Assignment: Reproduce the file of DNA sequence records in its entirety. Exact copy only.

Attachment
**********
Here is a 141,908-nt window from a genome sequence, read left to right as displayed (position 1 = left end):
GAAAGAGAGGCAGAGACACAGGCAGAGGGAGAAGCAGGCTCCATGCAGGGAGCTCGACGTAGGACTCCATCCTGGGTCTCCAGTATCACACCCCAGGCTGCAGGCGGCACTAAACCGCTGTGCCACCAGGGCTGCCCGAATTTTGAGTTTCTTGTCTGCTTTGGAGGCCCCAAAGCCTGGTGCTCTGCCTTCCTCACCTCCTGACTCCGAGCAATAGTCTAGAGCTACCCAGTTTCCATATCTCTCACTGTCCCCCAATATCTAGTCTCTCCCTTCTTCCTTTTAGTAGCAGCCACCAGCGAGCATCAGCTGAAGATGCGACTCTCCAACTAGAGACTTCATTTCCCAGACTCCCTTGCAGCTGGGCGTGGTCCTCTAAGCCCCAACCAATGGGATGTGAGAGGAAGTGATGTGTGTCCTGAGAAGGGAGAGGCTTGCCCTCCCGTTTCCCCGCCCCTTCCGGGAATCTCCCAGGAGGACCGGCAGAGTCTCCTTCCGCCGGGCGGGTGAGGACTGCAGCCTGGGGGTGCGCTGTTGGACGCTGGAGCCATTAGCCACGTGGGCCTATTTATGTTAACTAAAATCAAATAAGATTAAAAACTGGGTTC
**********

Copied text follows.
Here is a 141,908-nt window from a genome sequence, read left to right as displayed (position 1 = left end):
GAAAGAGAGGCAGAGACACAGGCAGAGGGAGAAGCAGGCTCCATGCAGGGAGCTCGACGTAGGACTCCATCCTGGGTCTCCAGTATCACACCCCAGGCTGCAGGCGGCACTAAACCGCTGTGCCACCAGGGCTGCCCGAATTTTGAGTTTCTTGTCTGCTTTGGAGGCCCCAAAGCCTGGTGCTCTGCCTTCCTCACCTCCTGACTCCGAGCAATAGTCTAGAGCTACCCAGTTTCCATATCTCTCACTGTCCCCCAATATCTAGTCTCTCCCTTCTTCCTTTTAGTAGCAGCCACCAGCGAGCATCAGCTGAAGATGCGACTCTCCAACTAGAGACTTCATTTCCCAGACTCCCTTGCAGCTGGGCGTGGTCCTCTAAGCCCCAACCAATGGGATGTGAGAGGAAGTGATGTGTGTCCTGAGAAGGGAGAGGCTTGCCCTCCCGTTTCCCCGCCCCTTCCGGGAATCTCCCAGGAGGACCGGCAGAGTCTCCTTCCGCCGGGCGGGTGAGGACTGCAGCCTGGGGGTGCGCTGTTGGACGCTGGAGCCATTAGCCACGTGGGCCTATTTATGTTAACTAAAATCAAATAAGATTAAAAACTGGGTTC